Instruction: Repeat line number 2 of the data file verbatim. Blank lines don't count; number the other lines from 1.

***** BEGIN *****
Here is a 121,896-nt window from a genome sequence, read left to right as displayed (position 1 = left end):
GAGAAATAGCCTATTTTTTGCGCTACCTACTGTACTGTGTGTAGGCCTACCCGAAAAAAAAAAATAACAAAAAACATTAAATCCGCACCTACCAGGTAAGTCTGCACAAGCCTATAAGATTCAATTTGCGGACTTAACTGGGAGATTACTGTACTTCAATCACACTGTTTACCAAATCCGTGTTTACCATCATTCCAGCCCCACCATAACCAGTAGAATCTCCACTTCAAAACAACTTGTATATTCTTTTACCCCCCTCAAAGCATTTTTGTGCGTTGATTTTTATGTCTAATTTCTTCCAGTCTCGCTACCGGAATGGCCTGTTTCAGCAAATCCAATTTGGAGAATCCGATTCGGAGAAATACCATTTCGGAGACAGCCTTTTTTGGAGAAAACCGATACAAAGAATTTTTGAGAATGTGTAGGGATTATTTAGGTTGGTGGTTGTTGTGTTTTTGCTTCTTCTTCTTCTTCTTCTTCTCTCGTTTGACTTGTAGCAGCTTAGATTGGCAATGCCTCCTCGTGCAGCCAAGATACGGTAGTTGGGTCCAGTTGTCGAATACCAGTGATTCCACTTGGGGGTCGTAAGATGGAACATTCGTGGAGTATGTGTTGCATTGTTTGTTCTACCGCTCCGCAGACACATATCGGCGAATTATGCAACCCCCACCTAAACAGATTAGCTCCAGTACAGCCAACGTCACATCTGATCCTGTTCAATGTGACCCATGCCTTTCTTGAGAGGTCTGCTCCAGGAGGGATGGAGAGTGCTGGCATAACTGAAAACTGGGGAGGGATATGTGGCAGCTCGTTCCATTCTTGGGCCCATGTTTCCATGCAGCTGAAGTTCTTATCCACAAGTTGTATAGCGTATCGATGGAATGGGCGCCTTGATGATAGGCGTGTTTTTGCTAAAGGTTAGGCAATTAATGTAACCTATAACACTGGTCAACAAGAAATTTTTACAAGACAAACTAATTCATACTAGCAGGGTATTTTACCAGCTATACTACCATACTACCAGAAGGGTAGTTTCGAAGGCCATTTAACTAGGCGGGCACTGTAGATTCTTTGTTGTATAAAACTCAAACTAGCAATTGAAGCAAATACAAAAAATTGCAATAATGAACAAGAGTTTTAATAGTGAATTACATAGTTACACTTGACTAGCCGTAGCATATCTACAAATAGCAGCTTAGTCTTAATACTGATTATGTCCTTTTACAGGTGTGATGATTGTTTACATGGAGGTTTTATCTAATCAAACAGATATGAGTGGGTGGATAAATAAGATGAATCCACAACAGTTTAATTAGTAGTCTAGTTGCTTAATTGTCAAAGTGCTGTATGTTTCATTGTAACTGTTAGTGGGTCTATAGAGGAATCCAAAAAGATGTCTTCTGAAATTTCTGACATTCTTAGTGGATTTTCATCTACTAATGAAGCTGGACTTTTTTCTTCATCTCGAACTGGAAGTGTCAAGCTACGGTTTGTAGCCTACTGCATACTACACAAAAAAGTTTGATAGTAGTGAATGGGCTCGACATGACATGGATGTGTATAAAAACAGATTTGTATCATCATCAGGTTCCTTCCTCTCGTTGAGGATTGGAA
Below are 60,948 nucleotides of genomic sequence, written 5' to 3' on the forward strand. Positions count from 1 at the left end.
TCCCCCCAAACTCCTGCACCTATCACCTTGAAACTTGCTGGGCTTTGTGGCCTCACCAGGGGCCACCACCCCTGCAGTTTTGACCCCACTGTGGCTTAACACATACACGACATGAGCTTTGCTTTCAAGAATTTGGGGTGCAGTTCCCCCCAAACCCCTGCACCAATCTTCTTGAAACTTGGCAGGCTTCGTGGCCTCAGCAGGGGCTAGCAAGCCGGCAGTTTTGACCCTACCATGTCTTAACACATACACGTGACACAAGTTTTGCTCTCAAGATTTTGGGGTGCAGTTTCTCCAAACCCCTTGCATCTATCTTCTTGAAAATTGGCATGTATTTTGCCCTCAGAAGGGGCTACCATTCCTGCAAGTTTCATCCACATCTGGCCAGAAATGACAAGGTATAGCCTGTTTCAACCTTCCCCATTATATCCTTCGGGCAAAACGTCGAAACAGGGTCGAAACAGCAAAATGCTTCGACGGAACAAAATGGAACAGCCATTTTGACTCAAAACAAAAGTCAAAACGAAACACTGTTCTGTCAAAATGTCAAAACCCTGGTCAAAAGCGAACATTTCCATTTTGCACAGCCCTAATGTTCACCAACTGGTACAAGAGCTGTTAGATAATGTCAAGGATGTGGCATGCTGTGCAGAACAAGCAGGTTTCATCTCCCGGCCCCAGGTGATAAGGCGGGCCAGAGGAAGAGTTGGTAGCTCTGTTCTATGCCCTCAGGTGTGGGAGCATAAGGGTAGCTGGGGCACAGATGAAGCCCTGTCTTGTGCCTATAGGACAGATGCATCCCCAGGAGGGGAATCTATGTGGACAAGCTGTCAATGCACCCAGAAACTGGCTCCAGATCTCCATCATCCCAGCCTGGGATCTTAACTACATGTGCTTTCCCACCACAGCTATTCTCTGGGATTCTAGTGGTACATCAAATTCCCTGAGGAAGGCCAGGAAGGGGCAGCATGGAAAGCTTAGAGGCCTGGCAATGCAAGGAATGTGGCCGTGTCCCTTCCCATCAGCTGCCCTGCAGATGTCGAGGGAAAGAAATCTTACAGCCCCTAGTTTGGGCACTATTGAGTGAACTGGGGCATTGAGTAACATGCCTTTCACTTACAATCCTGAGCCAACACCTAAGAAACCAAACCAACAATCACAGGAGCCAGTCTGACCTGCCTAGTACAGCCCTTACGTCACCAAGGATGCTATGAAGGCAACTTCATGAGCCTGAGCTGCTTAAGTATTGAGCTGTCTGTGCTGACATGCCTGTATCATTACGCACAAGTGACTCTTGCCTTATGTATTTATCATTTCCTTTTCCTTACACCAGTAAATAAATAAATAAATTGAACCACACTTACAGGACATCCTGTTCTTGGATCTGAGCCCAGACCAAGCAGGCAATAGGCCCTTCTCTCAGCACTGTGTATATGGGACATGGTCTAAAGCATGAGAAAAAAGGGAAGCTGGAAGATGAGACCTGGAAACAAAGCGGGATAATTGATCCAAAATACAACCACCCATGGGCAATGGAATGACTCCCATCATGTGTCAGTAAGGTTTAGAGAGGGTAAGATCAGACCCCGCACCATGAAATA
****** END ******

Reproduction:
GAGAAATAGCCTATTTTTTGCGCTACCTACTGTACTGTGTGTAGGCCTACCCGAAAAAAAAAAATAACAAAAAACATTAAATCCGCACCTACCAGGTAAGTCTGCACAAGCCTATAAGATTCAATTTGCGGACTTAACTGGGAGATTACTGTACTTCAATCACACTGTTTACCAAATCCGTGTTTACCATCATTCCAGCCCCACCATAACCAGTAGAATCTCCACTTCAAAACAACTTGTATATTCTTTTACCCCCCTCAAAGCATTTTTGTGCGTTGATTTTTATGTCTAATTTCTTCCAGTCTCGCTACCGGAATGGCCTGTTTCAGCAAATCCAATTTGGAGAATCCGATTCGGAGAAATACCATTTCGGAGACAGCCTTTTTTGGAGAAAACCGATACAAAGAATTTTTGAGAATGTGTAGGGATTATTTAGGTTGGTGGTTGTTGTGTTTTTGCTTCTTCTTCTTCTTCTTCTTCTCTCGTTTGACTTGTAGCAGCTTAGATTGGCAATGCCTCCTCGTGCAGCCAAGATACGGTAGTTGGGTCCAGTTGTCGAATACCAGTGATTCCACTTGGGGGTCGTAAGATGGAACATTCGTGGAGTATGTGTTGCATTGTTTGTTCTACCGCTCCGCAGACACATATCGGCGAATTATGCAACCCCCACCTAAACAGATTAGCTCCAGTACAGCCAACGTCACATCTGATCCTGTTCAATGTGACCCATGCCTTTCTTGAGAGGTCTGCTCCAGGAGGGATGGAGAGTGCTGGCATAACTGAAAACTGGGGAGGGATATGTGGCAGCTCGTTCCATTCTTGGGCCCATGTTTCCATGCAGCTGAAGTTCTTATCCACAAGTTGTATAGCGTATCGATGGAATGGGCGCCTTGATGATAGGCGTGTTTTTGCTAAAGGTTAGGCAATTAATGTAACCTATAACACTGGTCAACAAGAAATTTTTACAAGACAAACTAATTCATACTAGCAGGGTATTTTACCAGCTATACTACCATACTACCAGAAGGGTAGTTTCGAAGGCCATTTAACTAGGCGGGCACTGTAGATTCTTTGTTGTATAAAACTCAAACTAGCAATTGAAGCAAATACAAAAAATTGCAATAATGAACAAGAGTTTTAATAGTGAATTACATAGTTACACTTGACTAGCCGTAGCATATCTACAAATAGCAGCTTAGTCTTAATACTGATTATGTCCTTTTACAGGTGTGATGATTGTTTACATGGAGGTTTTATCTAATCAAACAGATATGAGTGGGTGGATAAATAAGATGAATCCACAACAGTTTAATTAGTAGTCTAGTTGCTTAATTGTCAAAGTGCTGTATGTTTCATTGTAACTGTTAGTGGGTCTATAGAGGAATCCAAAAAGATGTCTTCTGAAATTTCTGACATTCTTAGTGGATTTTCATCTACTAATGAAGCTGGACTTTTTTCTTCATCTCGAACTGGAAGTGTCAAGCTACGGTTTGTAGCCTACTGCATACTACACAAAAAAGTTTGATAGTAGTGAATGGGCTCGACATGACATGGATGTGTATAAAAACAGATTTGTATCATCATCAGGTTCCTTCCTCTCGTTGAGGATTGGAA